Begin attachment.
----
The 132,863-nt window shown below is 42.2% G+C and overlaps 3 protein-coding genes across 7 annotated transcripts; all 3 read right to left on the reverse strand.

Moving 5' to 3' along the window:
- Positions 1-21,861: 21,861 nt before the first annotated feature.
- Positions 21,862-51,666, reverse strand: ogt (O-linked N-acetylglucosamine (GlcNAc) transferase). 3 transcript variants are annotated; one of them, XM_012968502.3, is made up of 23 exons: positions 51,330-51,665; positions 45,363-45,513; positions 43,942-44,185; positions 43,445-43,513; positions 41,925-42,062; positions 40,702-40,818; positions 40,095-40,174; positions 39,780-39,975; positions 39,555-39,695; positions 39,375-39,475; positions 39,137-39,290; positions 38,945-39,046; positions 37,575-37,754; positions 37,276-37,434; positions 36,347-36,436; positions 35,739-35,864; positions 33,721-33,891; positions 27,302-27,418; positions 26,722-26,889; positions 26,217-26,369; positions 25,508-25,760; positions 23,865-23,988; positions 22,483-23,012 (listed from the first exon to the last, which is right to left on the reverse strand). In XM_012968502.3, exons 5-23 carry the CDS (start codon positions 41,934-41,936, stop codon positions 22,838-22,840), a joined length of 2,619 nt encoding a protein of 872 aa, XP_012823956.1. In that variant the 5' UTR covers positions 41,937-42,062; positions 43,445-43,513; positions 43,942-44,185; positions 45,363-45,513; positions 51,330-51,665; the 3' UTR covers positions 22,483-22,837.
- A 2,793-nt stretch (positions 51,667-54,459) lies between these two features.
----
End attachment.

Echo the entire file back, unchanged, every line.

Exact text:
The 132,863-nt window shown below is 42.2% G+C and overlaps 3 protein-coding genes across 7 annotated transcripts; all 3 read right to left on the reverse strand.

Moving 5' to 3' along the window:
- Positions 1-21,861: 21,861 nt before the first annotated feature.
- Positions 21,862-51,666, reverse strand: ogt (O-linked N-acetylglucosamine (GlcNAc) transferase). 3 transcript variants are annotated; one of them, XM_012968502.3, is made up of 23 exons: positions 51,330-51,665; positions 45,363-45,513; positions 43,942-44,185; positions 43,445-43,513; positions 41,925-42,062; positions 40,702-40,818; positions 40,095-40,174; positions 39,780-39,975; positions 39,555-39,695; positions 39,375-39,475; positions 39,137-39,290; positions 38,945-39,046; positions 37,575-37,754; positions 37,276-37,434; positions 36,347-36,436; positions 35,739-35,864; positions 33,721-33,891; positions 27,302-27,418; positions 26,722-26,889; positions 26,217-26,369; positions 25,508-25,760; positions 23,865-23,988; positions 22,483-23,012 (listed from the first exon to the last, which is right to left on the reverse strand). In XM_012968502.3, exons 5-23 carry the CDS (start codon positions 41,934-41,936, stop codon positions 22,838-22,840), a joined length of 2,619 nt encoding a protein of 872 aa, XP_012823956.1. In that variant the 5' UTR covers positions 41,937-42,062; positions 43,445-43,513; positions 43,942-44,185; positions 45,363-45,513; positions 51,330-51,665; the 3' UTR covers positions 22,483-22,837.
- A 2,793-nt stretch (positions 51,667-54,459) lies between these two features.